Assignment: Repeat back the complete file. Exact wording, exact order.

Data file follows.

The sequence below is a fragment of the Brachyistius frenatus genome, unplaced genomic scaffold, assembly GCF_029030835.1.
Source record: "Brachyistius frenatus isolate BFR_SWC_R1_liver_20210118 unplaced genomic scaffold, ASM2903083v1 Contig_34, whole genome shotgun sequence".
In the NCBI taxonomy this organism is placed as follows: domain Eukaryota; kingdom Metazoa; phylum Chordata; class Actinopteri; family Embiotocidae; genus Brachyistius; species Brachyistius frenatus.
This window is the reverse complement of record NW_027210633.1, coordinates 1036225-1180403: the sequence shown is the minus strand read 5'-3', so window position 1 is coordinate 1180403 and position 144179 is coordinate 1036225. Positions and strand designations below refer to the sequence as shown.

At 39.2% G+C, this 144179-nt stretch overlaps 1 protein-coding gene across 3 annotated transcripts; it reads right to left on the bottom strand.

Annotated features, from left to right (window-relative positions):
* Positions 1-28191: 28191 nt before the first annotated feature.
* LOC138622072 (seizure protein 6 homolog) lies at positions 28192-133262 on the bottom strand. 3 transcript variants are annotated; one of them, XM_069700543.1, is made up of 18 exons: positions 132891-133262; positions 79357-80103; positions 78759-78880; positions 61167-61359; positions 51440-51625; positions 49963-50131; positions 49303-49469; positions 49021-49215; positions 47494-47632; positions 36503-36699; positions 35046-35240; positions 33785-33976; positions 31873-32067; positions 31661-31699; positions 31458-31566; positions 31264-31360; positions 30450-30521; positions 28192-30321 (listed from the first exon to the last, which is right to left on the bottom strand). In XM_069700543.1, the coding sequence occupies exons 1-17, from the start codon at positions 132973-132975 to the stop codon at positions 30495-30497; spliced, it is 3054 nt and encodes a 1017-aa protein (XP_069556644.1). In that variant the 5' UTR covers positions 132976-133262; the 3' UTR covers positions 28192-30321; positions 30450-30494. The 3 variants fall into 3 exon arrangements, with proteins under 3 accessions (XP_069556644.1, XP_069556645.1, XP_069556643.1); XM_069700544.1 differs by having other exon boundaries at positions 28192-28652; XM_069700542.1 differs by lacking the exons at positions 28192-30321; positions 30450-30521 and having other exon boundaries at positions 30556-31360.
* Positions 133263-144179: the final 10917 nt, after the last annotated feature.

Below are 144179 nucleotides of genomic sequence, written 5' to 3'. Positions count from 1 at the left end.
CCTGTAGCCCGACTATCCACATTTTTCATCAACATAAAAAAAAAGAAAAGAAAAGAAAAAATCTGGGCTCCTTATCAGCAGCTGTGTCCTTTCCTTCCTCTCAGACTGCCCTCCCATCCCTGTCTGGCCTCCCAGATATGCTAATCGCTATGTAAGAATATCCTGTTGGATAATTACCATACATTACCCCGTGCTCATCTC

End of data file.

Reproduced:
The sequence below is a fragment of the Brachyistius frenatus genome, unplaced genomic scaffold, assembly GCF_029030835.1.
Source record: "Brachyistius frenatus isolate BFR_SWC_R1_liver_20210118 unplaced genomic scaffold, ASM2903083v1 Contig_34, whole genome shotgun sequence".
In the NCBI taxonomy this organism is placed as follows: domain Eukaryota; kingdom Metazoa; phylum Chordata; class Actinopteri; family Embiotocidae; genus Brachyistius; species Brachyistius frenatus.
This window is the reverse complement of record NW_027210633.1, coordinates 1036225-1180403: the sequence shown is the minus strand read 5'-3', so window position 1 is coordinate 1180403 and position 144179 is coordinate 1036225. Positions and strand designations below refer to the sequence as shown.

At 39.2% G+C, this 144179-nt stretch overlaps 1 protein-coding gene across 3 annotated transcripts; it reads right to left on the bottom strand.

Annotated features, from left to right (window-relative positions):
* Positions 1-28191: 28191 nt before the first annotated feature.
* LOC138622072 (seizure protein 6 homolog) lies at positions 28192-133262 on the bottom strand. 3 transcript variants are annotated; one of them, XM_069700543.1, is made up of 18 exons: positions 132891-133262; positions 79357-80103; positions 78759-78880; positions 61167-61359; positions 51440-51625; positions 49963-50131; positions 49303-49469; positions 49021-49215; positions 47494-47632; positions 36503-36699; positions 35046-35240; positions 33785-33976; positions 31873-32067; positions 31661-31699; positions 31458-31566; positions 31264-31360; positions 30450-30521; positions 28192-30321 (listed from the first exon to the last, which is right to left on the bottom strand). In XM_069700543.1, the coding sequence occupies exons 1-17, from the start codon at positions 132973-132975 to the stop codon at positions 30495-30497; spliced, it is 3054 nt and encodes a 1017-aa protein (XP_069556644.1). In that variant the 5' UTR covers positions 132976-133262; the 3' UTR covers positions 28192-30321; positions 30450-30494. The 3 variants fall into 3 exon arrangements, with proteins under 3 accessions (XP_069556644.1, XP_069556645.1, XP_069556643.1); XM_069700544.1 differs by having other exon boundaries at positions 28192-28652; XM_069700542.1 differs by lacking the exons at positions 28192-30321; positions 30450-30521 and having other exon boundaries at positions 30556-31360.
* Positions 133263-144179: the final 10917 nt, after the last annotated feature.

Below are 144179 nucleotides of genomic sequence, written 5' to 3'. Positions count from 1 at the left end.
CCTGTAGCCCGACTATCCACATTTTTCATCAACATAAAAAAAAAGAAAAGAAAAGAAAAAATCTGGGCTCCTTATCAGCAGCTGTGTCCTTTCCTTCCTCTCAGACTGCCCTCCCATCCCTGTCTGGCCTCCCAGATATGCTAATCGCTATGTAAGAATATCCTGTTGGATAATTACCATACATTACCCCGTGCTCATCTC